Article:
Romney brushes off Trump criticism: 'I don't follow the president on Twitter'

Sen. Mitt RomneyWillard (Mitt) Mitt RomneyOvernight Defense: Lawmakers demand answers on reported Russian bounties for US troops deaths in Afghanistan | Defense bill amendments target Germany withdrawal, Pentagon program giving weapons to police Senators aim to limit Trump's ability to remove troops from Germany Voters must strongly reject the president's abuses by voting him out this November MORE (R-Utah) on Thursday brushed off the latest round of criticism against him from President TrumpDonald John TrumpHouse panel approves 0.5B defense policy bill House panel votes against curtailing Insurrection Act powers after heated debate House panel votes to constrain Afghan drawdown, ask for assessment on 'incentives' to attack US troops MORE

"First of all, I don't follow the president on Twitter so I don't see all of his tweets. But secondly, you know, in my business, if you got concerned about criticism, you'd be in the wrong business. So I just don't worry about those things," Romney told reporters in Utah.

When a reporter began to bring up Trump's comments, Romney quipped: "Oh, don't repeat them." 

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Trump has lashed out at Romney in recent weeks after the GOP senator raised concerns about the president's July 25 phone call in which he asked Ukrainian President Volodymyr Zelensky to "look into" former Vice President Joe BidenJoe BidenBiden campaign raised M more than Trump in the month of June RNC, Trump campaign raised 1M in June Michigan shuts down most indoor bar service in bid to prevent virus resurgence MORE and his son, Hunter Biden. 

Romney also spoke out late last week after Trump publicly urged China and Ukraine to investigate the Bidens, calling the president's comments "wrong and appalling." 

"When the only American citizen President Trump singles out for China’s investigation is his political opponent in the midst of the Democratic nomination process, it strains credulity to suggest that it is anything other than politically motivated," Romney said on Friday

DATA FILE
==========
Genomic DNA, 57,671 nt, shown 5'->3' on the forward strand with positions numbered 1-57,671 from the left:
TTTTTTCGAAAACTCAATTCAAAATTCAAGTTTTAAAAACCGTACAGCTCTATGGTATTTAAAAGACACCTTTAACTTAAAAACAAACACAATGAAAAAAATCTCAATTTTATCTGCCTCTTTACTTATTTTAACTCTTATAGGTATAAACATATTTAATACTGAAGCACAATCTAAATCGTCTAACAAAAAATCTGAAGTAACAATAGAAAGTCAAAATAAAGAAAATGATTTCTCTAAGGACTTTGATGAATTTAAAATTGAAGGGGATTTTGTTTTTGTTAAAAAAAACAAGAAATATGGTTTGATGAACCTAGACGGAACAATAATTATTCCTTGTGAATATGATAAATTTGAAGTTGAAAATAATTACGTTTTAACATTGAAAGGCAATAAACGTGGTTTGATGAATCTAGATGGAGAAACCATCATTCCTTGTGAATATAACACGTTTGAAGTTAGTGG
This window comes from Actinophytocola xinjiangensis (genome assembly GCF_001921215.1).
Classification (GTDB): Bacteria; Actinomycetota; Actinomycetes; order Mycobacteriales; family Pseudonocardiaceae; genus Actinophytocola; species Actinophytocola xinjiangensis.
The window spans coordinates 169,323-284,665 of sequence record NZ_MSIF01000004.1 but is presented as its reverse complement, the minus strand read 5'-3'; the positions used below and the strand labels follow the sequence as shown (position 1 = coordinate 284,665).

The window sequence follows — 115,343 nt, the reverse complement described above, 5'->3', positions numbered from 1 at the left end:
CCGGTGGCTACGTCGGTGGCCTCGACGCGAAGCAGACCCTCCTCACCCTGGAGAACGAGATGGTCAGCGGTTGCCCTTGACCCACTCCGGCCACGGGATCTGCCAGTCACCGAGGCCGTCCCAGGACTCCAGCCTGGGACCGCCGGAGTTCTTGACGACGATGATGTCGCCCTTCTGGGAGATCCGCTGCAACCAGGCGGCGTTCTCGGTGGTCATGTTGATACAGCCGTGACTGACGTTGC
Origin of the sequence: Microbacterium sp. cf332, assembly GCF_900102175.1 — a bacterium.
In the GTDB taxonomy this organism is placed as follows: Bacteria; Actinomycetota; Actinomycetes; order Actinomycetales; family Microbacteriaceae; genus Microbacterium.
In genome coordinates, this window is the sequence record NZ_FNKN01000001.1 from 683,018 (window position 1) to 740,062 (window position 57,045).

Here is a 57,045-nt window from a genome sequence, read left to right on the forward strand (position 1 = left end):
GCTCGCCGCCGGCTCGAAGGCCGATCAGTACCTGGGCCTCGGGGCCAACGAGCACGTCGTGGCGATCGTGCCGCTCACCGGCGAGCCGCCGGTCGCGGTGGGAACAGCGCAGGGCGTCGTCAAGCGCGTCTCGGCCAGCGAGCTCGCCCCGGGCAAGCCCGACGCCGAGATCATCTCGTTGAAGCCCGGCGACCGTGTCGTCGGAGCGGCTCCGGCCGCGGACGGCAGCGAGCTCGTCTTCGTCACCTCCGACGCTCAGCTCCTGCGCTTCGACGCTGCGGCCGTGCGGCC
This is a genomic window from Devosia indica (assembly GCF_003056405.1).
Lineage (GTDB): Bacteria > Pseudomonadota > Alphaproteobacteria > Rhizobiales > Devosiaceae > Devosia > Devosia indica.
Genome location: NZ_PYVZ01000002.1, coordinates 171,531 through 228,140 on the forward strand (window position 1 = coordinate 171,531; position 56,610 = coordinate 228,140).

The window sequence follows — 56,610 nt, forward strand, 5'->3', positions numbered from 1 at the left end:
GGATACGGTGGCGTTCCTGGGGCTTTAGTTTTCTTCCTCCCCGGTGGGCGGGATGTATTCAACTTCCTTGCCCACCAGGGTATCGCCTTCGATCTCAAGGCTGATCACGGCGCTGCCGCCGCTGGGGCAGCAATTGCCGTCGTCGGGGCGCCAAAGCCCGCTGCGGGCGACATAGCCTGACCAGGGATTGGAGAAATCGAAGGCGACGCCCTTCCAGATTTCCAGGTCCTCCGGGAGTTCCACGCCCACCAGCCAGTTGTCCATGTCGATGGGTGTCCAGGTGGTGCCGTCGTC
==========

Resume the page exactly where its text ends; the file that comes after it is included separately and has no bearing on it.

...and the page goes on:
Trump quickly hit back, calling Romney a "pompous ass" and suggesting he should be impeached. 

"I’m hearing that the Great People of Utah are considering their vote for their Pompous Senator, Mitt Romney, to be a big mistake. I agree! He is a fool who is playing right into the hands of the Do Nothing Democrats! #IMPEACHMITTROMNEY," Trump tweeted

Romney, a former governor of Massachusetts, joined the Senate in January and has quickly emerged as one of the president's most vocal critics within the GOP caucus. According to FiveThirtyEight, however, Romney has voted with Trump nearly 80 percent of the time.

He initially drew criticism from Trump last month after he called the White House’s partial transcript of the Trump-Ukraine call "deeply troubling." 

Asked on Thursday why he was one of a few GOP senators speaking out publicly, Romney indicated that unhappiness within the caucus over Trump's remarks was privately more widespread. 

"I think everyone understands that asking a foreign government to investigate one’s political opponent is wrong. I don't think there's any exception to that. People might try to stay silent," he said. 

"But there's no question that on its face asking China to investigate Mr. Biden, asking Ukraine, is simply the wrong thing to do," Romney added. 

House Democrats are at the start of an impeachment inquiry centered on Trump's dealings with Ukraine, including his request that the Ukrainian government work with the president's personal lawyer, Rudy GiulianiRudy GiulianiSunday shows preview: With coronavirus cases surging, lawmakers and health officials weigh in Hillicon Valley: Democrats introduce bill banning federal government use of facial recognition tech | House lawmakers roll out legislation to establish national cyber director | Top federal IT official to step down GOP lawmakers join social media app billed as alternative to Big Tech MORE, to investigate the Bidens. They are also probing allegations that the president tried to withhold aid to Ukraine in an effort to get Kiev to launch such a probe.

No Republican senator has backed the House impeachment inquiry or removing Trump from office. 

Romney on Thursday declined to weigh in on either, saying he would wait to make a decision after the House sent articles of impeachment to the Senate, which would kick off a trial. 

"That's something which I would have to consider down the road," he said. 

Asked if he had privately already made a decision, he added, "I'll keep an open mind until and unless there is some kind of decision reached by the House. ... It's a purposeful effort on my part to stay unbiased, and to see the evidence as it's brought forward."